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In Syria, the Absurdity, Cruelty of War Continue

‘There were problems with Assad, but what has befallen us since then with the Islamic State has been simply inhuman’

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“Before, Syria was widely respected in the Middle East. Education and healthcare were free. Homs was developing very well; people were earning a reasonable salary, food was not expensive and many people could afford to buy a house or a car. I was studying to become a dentist.”
The speaker is Majd J. and she is a volunteer for a project funded by international Catholic charity Aid to the Church in Need to help families in need in the city of Homs. The eyes of this young Syrian woman shine brightly as she sits in her overcoat to protect herself from the cold—there is no heating in people’s homes. The windows in many of the houses are smashed because of the impact of missiles.
Majd relates how one family lost their son, who died of his illness from lack of medication, and how they now have another who has been diagnosed with cancer. Another family has just lost its father, who died of a heart attack as a result of the stress and suffering of the last few years. With tears in her eyes, she looks straight at me and says, very slowly: “I understand nothing of this conflict. Nothing.”
Many miles away from Homs, in the region of Zaleh, in Lebanon, where many thousands of Syrians have taken refuge—Christians and Muslims alike—the father of a family comments: “The cure has been worse than the sickness. There were problems with Assad, but what has befallen us since then with the Islamic State has been simply inhuman. In the town of Rakkah, we weren’t allowed to smoke in the street, and girls of six had to cover up completely before going outside. We were living in fear every day.”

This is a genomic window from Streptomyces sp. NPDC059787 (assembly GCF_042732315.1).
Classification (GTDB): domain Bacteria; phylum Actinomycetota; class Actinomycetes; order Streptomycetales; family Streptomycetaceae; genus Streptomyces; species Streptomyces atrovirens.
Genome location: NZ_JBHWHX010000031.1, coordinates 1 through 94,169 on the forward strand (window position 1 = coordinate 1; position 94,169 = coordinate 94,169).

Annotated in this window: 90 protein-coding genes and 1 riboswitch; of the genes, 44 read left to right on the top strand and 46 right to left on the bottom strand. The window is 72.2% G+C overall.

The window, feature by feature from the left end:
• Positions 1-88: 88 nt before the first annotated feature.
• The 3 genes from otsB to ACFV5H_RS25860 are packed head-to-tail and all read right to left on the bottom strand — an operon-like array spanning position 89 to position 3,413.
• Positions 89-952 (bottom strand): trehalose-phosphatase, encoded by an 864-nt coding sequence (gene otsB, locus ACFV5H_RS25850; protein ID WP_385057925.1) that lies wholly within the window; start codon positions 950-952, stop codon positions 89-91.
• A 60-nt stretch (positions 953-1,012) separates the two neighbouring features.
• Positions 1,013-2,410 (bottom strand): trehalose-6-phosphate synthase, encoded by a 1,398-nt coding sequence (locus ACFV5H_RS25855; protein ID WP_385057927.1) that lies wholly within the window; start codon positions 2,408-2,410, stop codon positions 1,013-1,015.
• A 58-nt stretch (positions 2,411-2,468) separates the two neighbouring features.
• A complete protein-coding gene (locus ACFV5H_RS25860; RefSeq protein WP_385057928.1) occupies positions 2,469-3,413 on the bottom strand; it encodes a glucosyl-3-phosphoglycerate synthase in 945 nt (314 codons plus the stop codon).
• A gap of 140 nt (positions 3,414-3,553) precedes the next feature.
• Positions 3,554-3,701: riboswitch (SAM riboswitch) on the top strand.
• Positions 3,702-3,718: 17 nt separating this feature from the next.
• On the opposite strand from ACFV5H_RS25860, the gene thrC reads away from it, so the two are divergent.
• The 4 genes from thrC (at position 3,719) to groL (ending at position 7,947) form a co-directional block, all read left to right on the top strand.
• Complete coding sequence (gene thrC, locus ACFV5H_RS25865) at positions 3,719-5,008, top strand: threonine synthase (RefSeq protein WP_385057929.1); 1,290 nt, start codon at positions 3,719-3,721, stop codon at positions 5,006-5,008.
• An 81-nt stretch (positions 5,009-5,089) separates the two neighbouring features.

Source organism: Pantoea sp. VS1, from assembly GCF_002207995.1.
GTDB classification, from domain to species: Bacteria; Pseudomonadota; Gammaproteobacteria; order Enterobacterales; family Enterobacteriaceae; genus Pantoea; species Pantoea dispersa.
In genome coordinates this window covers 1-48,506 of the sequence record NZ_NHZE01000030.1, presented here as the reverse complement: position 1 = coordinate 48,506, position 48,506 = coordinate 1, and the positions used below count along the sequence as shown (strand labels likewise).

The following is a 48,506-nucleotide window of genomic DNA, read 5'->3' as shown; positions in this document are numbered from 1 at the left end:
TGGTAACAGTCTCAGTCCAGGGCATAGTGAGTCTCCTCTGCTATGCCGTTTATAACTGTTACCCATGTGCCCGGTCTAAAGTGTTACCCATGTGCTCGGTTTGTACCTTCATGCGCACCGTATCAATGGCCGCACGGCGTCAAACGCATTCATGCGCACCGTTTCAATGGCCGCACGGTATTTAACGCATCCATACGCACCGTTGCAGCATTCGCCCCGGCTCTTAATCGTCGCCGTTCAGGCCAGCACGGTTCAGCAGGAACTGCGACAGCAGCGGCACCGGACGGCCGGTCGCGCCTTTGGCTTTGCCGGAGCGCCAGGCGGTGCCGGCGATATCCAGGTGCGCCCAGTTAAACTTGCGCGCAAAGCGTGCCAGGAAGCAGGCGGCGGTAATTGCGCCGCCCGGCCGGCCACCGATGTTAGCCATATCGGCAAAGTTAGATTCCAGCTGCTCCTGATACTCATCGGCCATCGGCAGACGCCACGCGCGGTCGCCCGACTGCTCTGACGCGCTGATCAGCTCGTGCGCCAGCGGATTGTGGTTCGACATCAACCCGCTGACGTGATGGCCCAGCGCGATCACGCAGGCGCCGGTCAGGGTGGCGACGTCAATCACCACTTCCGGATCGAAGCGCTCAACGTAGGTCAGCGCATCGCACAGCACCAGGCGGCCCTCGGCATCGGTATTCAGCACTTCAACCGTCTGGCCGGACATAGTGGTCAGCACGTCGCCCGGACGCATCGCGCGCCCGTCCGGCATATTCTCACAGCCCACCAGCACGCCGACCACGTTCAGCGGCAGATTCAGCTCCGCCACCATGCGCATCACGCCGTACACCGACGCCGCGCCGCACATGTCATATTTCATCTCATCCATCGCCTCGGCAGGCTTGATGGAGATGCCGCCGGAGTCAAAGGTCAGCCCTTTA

Syrians continue to suffer, even though the media seem to have fallen silent since the conclusion of the battle for Aleppo. However, the situation in that city continues to be precarious. Electricity is scarce, and there is no steady supply of water—weeks can go by without; and there is a grave shortage of fuel for heating and cooking.
Wearing a scarve bearing the Arabic word for “Syria,” a pregnant woman is weeping. In her womb, two babies are fighting each other. The mother is holding a dagger, threatening to stab herself. This is one of hundreds of drawings sent to ACN by both Muslim and Syrian children, who were asked to express their feelings about the country’s civil war. This drawing’s stark message is all too clear: Syria is continuing to kill its own.
Since the beginning of the conflict in 2011, Aid to the Church in Need has committed more than $15M in aid to the suffering Christians of Syria, helping countless Muslims in the process.
Aid to the Church in Need is an international Catholic charity under the guidance of the Holy See, providing assistance to the suffering and persecuted Church in more than 140 (USA); (UK); (AUS); (IRL); (CAN)

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Maria Lozano

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